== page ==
Yesterday one of my co-workers told me that she had bought some of her relatives tickets to the Barrett-Jackson Auction as a Christmas gift. It's amazing how many people across the country are aware of the Barrett-Jackson "brand" today. These folks probably have no idea that Tom Barrett was an early Chicago-based collector car dealer who moved to Scottsdale or that Russ and Nellie Jackson were car collectors who operated a car wash thereabouts. To TV watchers, Barrett-Jackson is all black-tie glitz and glamor and $2-million dollar Hemi 'Cudas.
Television has put Barrett-Jackson in the big time and the merging of motorcars with media has helped the old car hobby gain national exposure and grow. That's good, but it sure has changed things. I've noticed that my neighbors -- and even my kids -- know more about the latest big-buck Cobra prices than I do (or care to).
You see, though I work in print media, I raely attend car auctions or watch TV. I may wind up at an auction once or twice a year because it's taking place at a show that I enjoy or plan to write about. As for the "Boob Tube," I have one in my shop that I turn on for "company" when I'm working out there alone. It's nice to hear the voices, but don't ask me what's on on what the plot is! Who cares?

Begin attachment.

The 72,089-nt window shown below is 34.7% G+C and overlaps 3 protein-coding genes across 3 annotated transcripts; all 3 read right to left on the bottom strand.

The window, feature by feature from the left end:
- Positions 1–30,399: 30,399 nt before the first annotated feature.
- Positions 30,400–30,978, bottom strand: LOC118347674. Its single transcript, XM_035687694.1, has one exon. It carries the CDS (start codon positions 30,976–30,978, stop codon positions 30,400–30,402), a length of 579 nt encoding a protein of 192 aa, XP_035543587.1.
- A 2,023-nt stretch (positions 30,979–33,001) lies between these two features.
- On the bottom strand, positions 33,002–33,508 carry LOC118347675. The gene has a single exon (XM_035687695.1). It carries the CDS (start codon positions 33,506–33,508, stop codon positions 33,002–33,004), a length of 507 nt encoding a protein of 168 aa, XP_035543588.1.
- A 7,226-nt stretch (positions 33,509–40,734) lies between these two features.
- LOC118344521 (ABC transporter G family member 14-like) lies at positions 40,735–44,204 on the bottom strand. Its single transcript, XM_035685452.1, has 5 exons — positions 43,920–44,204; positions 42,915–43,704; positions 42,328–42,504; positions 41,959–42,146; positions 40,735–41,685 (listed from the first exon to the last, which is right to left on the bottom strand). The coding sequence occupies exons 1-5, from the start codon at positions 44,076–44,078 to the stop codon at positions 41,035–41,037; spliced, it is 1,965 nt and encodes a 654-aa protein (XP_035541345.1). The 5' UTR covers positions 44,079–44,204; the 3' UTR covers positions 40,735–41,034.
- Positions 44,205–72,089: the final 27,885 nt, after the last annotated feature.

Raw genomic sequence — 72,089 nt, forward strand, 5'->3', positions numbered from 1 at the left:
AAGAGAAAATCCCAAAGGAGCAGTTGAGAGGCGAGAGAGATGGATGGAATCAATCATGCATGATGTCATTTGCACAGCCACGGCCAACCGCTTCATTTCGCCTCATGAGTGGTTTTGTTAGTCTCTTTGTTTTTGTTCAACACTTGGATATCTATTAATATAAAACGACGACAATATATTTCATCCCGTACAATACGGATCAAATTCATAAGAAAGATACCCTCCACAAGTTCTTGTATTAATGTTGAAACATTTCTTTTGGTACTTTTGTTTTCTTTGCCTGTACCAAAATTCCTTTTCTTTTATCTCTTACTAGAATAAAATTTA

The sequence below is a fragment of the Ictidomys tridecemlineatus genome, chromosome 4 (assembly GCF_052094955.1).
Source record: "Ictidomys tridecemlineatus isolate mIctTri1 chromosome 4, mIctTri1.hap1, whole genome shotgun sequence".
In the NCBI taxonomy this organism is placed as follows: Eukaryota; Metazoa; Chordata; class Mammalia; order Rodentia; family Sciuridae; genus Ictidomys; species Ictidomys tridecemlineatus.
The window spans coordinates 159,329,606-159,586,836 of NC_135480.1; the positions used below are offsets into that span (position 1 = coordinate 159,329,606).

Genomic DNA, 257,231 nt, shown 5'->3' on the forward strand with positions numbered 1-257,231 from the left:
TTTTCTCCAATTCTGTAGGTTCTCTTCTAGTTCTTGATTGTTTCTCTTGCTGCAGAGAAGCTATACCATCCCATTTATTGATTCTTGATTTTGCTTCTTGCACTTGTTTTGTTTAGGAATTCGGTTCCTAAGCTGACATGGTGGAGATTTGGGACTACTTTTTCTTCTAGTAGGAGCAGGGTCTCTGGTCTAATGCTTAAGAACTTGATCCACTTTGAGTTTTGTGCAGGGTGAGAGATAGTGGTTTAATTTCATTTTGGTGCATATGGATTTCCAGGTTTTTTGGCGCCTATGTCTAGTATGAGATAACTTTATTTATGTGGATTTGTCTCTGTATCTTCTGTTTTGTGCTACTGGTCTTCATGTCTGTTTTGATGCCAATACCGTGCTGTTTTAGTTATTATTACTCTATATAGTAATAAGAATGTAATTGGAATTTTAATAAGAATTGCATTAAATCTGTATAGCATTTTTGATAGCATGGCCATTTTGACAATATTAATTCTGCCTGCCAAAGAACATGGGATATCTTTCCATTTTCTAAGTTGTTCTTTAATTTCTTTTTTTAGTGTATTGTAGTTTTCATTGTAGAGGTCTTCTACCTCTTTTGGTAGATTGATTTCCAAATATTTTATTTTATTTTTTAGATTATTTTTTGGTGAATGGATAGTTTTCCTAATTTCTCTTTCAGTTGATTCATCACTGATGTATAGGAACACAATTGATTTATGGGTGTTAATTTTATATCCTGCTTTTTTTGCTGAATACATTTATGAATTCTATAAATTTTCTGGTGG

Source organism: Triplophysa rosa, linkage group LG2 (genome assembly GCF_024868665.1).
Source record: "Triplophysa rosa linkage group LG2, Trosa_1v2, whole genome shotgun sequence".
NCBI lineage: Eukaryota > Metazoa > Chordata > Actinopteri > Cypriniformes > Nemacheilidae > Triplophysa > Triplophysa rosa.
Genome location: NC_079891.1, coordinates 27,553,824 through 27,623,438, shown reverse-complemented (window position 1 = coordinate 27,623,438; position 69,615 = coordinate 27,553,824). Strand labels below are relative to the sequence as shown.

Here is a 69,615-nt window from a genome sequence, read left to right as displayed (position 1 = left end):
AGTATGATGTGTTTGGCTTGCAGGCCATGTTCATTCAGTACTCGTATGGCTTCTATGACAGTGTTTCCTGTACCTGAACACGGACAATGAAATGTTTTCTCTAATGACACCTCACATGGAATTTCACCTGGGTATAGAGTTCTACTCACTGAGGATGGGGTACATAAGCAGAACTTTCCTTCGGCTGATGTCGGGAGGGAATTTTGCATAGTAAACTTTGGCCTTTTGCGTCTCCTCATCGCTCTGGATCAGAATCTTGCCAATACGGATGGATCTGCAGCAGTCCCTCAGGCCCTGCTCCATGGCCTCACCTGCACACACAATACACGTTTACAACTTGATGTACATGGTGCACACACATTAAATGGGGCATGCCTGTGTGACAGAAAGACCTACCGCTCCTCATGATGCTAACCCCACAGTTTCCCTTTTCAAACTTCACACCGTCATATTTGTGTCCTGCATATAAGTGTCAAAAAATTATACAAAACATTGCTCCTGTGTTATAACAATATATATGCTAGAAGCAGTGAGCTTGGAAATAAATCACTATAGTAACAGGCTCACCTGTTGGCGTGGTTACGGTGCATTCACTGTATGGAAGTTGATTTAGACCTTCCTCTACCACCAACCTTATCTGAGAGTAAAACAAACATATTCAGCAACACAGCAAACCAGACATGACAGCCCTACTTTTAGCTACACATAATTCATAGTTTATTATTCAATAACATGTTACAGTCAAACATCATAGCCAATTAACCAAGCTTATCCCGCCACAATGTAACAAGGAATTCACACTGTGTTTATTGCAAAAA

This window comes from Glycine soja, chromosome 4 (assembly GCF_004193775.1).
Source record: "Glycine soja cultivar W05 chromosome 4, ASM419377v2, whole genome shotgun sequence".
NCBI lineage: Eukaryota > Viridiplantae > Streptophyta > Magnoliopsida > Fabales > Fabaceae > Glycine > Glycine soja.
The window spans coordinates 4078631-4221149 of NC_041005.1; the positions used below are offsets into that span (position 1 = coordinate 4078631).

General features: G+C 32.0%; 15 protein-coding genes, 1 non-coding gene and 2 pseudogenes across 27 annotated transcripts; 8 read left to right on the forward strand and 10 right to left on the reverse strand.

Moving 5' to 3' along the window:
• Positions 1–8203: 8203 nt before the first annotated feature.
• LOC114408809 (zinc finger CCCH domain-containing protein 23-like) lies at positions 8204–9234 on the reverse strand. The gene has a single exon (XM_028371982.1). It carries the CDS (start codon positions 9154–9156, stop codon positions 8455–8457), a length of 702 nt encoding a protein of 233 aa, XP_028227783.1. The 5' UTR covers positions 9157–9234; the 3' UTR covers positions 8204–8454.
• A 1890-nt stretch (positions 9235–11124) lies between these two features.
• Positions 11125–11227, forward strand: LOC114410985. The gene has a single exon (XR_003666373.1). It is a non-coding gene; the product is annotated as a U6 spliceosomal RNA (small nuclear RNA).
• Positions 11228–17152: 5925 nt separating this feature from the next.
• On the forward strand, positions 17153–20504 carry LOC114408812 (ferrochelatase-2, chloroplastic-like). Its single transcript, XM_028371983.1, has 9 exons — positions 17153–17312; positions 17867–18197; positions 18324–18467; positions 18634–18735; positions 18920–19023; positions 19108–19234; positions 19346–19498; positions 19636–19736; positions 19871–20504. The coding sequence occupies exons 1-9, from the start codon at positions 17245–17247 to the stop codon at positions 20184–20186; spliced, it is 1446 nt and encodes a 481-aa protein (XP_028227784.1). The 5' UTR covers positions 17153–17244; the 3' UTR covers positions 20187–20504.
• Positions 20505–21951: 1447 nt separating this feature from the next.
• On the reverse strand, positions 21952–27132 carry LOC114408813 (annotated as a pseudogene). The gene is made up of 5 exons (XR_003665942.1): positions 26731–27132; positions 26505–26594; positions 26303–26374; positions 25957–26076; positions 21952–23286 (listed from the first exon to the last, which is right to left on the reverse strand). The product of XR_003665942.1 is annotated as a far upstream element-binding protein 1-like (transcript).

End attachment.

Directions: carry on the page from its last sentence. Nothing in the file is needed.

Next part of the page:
Now that I'm retiring, all I really want to do is drive my cars, tinker with them and write about cars to pay my bills. I do not need to know the latest world record price for a Doosey or which guy spent too much for a Mustang because they flashed his picture on the SPEED Channel. At the same time, I do appreciate what people like Barrett-Jackson, Barry Meguiar, Dennis Gage, Boyd Coddington and others have done to broadcast our hobby to a new audience. Since I first got involved back in 1972, I have always thought that this is the best hobby in the world and I'm always happy to see it growing.